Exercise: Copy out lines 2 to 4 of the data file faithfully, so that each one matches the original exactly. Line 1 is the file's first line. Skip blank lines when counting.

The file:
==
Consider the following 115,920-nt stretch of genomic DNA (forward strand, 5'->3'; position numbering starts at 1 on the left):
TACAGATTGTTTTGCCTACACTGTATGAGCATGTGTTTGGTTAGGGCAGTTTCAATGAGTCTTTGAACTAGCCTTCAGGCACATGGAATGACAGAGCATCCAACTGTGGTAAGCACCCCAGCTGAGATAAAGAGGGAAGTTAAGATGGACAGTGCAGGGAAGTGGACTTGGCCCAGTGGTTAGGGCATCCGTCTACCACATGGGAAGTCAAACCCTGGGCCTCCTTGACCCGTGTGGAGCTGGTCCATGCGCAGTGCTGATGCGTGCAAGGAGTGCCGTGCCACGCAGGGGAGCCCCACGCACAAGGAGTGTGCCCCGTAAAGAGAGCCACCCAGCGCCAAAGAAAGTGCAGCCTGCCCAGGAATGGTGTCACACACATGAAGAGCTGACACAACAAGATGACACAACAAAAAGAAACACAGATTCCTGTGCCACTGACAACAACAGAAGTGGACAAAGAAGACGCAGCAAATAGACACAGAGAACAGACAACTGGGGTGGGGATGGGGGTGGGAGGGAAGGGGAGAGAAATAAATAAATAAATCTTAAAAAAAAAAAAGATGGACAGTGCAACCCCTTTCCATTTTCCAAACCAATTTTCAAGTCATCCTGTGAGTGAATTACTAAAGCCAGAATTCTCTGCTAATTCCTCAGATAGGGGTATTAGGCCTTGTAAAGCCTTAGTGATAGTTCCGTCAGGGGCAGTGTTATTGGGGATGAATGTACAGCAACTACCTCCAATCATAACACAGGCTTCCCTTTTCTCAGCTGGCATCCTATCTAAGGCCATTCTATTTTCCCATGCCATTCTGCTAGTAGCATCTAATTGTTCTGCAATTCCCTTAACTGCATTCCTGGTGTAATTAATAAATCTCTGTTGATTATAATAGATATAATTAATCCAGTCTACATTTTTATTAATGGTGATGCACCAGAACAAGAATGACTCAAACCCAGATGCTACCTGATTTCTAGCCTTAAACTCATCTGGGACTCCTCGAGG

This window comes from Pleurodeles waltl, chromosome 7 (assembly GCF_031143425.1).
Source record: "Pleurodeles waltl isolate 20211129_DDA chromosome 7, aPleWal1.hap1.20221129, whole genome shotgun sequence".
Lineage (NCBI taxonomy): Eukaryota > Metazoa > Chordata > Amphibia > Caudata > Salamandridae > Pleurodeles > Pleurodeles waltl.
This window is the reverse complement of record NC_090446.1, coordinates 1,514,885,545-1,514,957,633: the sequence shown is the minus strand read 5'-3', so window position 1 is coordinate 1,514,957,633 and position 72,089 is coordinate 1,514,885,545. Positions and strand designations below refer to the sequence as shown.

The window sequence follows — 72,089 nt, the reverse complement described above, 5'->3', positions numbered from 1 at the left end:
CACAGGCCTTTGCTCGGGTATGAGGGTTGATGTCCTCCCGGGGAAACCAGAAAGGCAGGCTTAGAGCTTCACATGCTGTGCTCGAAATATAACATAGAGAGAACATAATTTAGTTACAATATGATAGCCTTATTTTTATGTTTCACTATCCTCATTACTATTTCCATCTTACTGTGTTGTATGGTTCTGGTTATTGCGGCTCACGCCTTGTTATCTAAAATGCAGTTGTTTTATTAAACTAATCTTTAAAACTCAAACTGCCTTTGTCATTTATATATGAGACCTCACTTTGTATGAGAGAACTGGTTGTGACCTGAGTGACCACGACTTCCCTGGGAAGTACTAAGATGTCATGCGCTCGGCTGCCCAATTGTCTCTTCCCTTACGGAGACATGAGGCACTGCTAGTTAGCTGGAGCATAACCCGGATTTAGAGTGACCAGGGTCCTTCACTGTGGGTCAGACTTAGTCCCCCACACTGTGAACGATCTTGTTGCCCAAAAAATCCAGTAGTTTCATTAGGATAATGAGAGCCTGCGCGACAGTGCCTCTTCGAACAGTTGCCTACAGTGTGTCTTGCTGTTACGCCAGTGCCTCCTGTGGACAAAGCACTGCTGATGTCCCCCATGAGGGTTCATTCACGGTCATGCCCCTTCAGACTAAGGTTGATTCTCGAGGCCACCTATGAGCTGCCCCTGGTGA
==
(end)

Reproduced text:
TACAGATTGTTTTGCCTACACTGTATGAGCATGTGTTTGGTTAGGGCAGTTTCAATGAGTCTTTGAACTAGCCTTCAGGCACATGGAATGACAGAGCATCCAACTGTGGTAAGCACCCCAGCTGAGATAAAGAGGGAAGTTAAGATGGACAGTGCAGGGAAGTGGACTTGGCCCAGTGGTTAGGGCATCCGTCTACCACATGGGAAGTCAAACCCTGGGCCTCCTTGACCCGTGTGGAGCTGGTCCATGCGCAGTGCTGATGCGTGCAAGGAGTGCCGTGCCACGCAGGGGAGCCCCACGCACAAGGAGTGTGCCCCGTAAAGAGAGCCACCCAGCGCCAAAGAAAGTGCAGCCTGCCCAGGAATGGTGTCACACACATGAAGAGCTGACACAACAAGATGACACAACAAAAAGAAACACAGATTCCTGTGCCACTGACAACAACAGAAGTGGACAAAGAAGACGCAGCAAATAGACACAGAGAACAGACAACTGGGGTGGGGATGGGGGTGGGAGGGAAGGGGAGAGAAATAAATAAATAAATCTTAAAAAAAAAAAAGATGGACAGTGCAACCCCTTTCCATTTTCCAAACCAATTTTCAAGTCATCCTGTGAGTGAATTACTAAAGCCAGAATTCTCTGCTAATTCCTCAGATAGGGGTATTAGGCCTTGTAAAGCCTTAGTGATAGTTCCGTCAGGGGCAGTGTTATTGGGGATGAATGTACAGCAACTACCTCCAATCATAACACAGGCTTCCCTTTTCTCAGCTGGCATCCTATCTAAGGCCATTCTATTTTCCCATGCCATTCTGCTAGTAGCATCTAATTGTTCTGCAATTCCCTTAACTGCATTCCTGGTGTAATTAATAAATCTCTGTTGATTATAATAGATATAATTAATCCAGTCTACATTTTTATTAATGGTGATGCACCAGAACAAGAATGACTCAAACCCAGATGCTACCTGATTTCTAGCCTTAAACTCATCTGGGACTCCTCGAGG

This window comes from Pleurodeles waltl, chromosome 7 (assembly GCF_031143425.1).
Source record: "Pleurodeles waltl isolate 20211129_DDA chromosome 7, aPleWal1.hap1.20221129, whole genome shotgun sequence".